Growth Hacking – A Secret to read minds and be available when they need
What if you want to grow faster, Like everyone….. ???
Let me tell you, Infinitely increase sales plans, and advertising budgets will not work. You will spend a lot of money, or all the money at once, and the expected effect will not happen.
After a specific time, channels exhaust themselves and cease to be effective, many of them do not scale at all. Therefore, this approach will not exactly lead to explosive growth.
In this article, we will tell you, how to grow at multiple times, what Growth Hacking is, or, in other words, how to hack a company’s growth?
What is this “Growth hacking”?
Growth Hacking translates as cracking the growth of a company or a startup. Growth hacking occurs due to various, mainly marketing initiatives. They are just called hacks.
Growth hacking is a phased generation and testing of hacks that will lead to growth.
At one time, hacks with the Refer a Friend and Get a Bonus referral program or content marketing brought companies 60% growth or revenue of $ 20 million.
Let’s see Some Famous Growth Examples
Before dive deep into the learning of Growth Hacking, I think you should read some success story of Multinational brands, who grow exponentially with the help of Growth hacking techniques.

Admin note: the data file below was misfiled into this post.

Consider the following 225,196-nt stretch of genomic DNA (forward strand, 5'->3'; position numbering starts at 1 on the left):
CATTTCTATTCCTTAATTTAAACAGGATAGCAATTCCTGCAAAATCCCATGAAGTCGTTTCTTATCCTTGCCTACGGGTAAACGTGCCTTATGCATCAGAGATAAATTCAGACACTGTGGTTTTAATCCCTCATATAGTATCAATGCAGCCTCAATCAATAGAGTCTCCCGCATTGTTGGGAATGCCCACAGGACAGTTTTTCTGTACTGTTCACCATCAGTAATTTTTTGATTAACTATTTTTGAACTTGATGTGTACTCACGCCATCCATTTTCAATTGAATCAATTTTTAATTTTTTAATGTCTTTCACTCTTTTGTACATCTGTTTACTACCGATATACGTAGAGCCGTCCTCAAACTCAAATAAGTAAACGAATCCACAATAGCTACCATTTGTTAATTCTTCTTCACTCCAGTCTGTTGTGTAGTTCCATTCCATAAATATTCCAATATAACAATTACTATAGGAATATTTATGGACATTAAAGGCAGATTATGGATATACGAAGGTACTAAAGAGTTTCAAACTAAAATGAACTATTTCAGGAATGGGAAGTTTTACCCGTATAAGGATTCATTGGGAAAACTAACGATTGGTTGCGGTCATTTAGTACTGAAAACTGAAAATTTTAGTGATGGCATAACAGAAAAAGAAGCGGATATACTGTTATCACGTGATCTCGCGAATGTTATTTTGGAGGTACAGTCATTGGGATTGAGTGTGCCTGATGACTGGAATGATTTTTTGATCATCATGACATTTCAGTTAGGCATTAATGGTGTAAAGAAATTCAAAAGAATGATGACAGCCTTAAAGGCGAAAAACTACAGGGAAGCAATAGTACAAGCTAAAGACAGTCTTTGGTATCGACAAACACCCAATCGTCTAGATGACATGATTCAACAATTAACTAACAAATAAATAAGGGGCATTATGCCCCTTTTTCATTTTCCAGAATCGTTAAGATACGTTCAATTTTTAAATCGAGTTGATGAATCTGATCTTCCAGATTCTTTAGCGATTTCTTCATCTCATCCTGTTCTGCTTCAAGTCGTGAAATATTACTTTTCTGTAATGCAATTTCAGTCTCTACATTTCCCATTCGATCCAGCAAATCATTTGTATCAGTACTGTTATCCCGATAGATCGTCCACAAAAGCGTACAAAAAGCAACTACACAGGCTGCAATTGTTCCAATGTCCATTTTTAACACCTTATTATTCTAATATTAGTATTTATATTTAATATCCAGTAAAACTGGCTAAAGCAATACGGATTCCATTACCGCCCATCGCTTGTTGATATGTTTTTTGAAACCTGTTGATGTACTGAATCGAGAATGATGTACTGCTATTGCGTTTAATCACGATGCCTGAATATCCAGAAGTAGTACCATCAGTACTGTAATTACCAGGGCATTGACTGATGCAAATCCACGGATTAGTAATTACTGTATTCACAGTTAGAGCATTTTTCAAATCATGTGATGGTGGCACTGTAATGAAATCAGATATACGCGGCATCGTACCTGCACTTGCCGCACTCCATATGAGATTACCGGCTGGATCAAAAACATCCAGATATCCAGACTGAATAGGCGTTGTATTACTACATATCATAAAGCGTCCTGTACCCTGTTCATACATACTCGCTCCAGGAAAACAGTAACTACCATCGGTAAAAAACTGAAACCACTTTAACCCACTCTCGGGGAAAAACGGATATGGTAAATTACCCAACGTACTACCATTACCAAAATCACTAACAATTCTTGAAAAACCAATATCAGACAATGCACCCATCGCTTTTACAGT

The companies known to all of us were once small startups without users and revenue. Now they have multimillion-dollar revenues and a vast customer base. That’s because they hacked growth so that you can go crazy.
Airbnb had neither users nor a reputation for a reliable service for finding and renting housing. They needed to quickly build a customer base and establish themselves in the market.
To do this, they provided users with the opportunity, in addition to publishing on Airbnb, to quickly and easily post their housing on Craigslist. This electronic classifieds site was trendy at the time. So they got access to a massive database of the target audience.
Dropbox put forward a hypothesis about the referral program: if the user and his friend, whom he invited to the service, give 500 MB each, you can quickly increase the number of new users. It was possible to share the link in two clicks and this accelerated growth.